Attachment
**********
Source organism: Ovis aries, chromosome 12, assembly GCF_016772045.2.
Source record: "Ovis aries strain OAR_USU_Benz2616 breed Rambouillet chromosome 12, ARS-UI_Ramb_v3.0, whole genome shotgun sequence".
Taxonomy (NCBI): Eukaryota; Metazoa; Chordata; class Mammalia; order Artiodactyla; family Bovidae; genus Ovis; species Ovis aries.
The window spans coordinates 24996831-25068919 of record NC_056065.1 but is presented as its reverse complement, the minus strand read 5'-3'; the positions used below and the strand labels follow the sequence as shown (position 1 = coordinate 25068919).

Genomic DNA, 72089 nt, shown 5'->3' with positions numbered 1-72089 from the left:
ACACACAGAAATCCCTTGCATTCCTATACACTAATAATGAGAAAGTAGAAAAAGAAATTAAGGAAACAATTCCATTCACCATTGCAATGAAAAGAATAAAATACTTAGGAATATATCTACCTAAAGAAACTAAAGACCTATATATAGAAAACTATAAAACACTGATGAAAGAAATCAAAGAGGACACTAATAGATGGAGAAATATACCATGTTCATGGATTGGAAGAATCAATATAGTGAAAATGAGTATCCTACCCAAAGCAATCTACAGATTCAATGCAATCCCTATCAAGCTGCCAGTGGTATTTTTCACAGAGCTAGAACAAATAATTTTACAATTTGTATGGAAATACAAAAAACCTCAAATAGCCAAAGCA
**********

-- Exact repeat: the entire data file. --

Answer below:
Source organism: Ovis aries, chromosome 12, assembly GCF_016772045.2.
Source record: "Ovis aries strain OAR_USU_Benz2616 breed Rambouillet chromosome 12, ARS-UI_Ramb_v3.0, whole genome shotgun sequence".
Taxonomy (NCBI): Eukaryota; Metazoa; Chordata; class Mammalia; order Artiodactyla; family Bovidae; genus Ovis; species Ovis aries.
The window spans coordinates 24996831-25068919 of record NC_056065.1 but is presented as its reverse complement, the minus strand read 5'-3'; the positions used below and the strand labels follow the sequence as shown (position 1 = coordinate 25068919).

Genomic DNA, 72089 nt, shown 5'->3' with positions numbered 1-72089 from the left:
ACACACAGAAATCCCTTGCATTCCTATACACTAATAATGAGAAAGTAGAAAAAGAAATTAAGGAAACAATTCCATTCACCATTGCAATGAAAAGAATAAAATACTTAGGAATATATCTACCTAAAGAAACTAAAGACCTATATATAGAAAACTATAAAACACTGATGAAAGAAATCAAAGAGGACACTAATAGATGGAGAAATATACCATGTTCATGGATTGGAAGAATCAATATAGTGAAAATGAGTATCCTACCCAAAGCAATCTACAGATTCAATGCAATCCCTATCAAGCTGCCAGTGGTATTTTTCACAGAGCTAGAACAAATAATTTTACAATTTGTATGGAAATACAAAAAACCTCAAATAGCCAAAGCA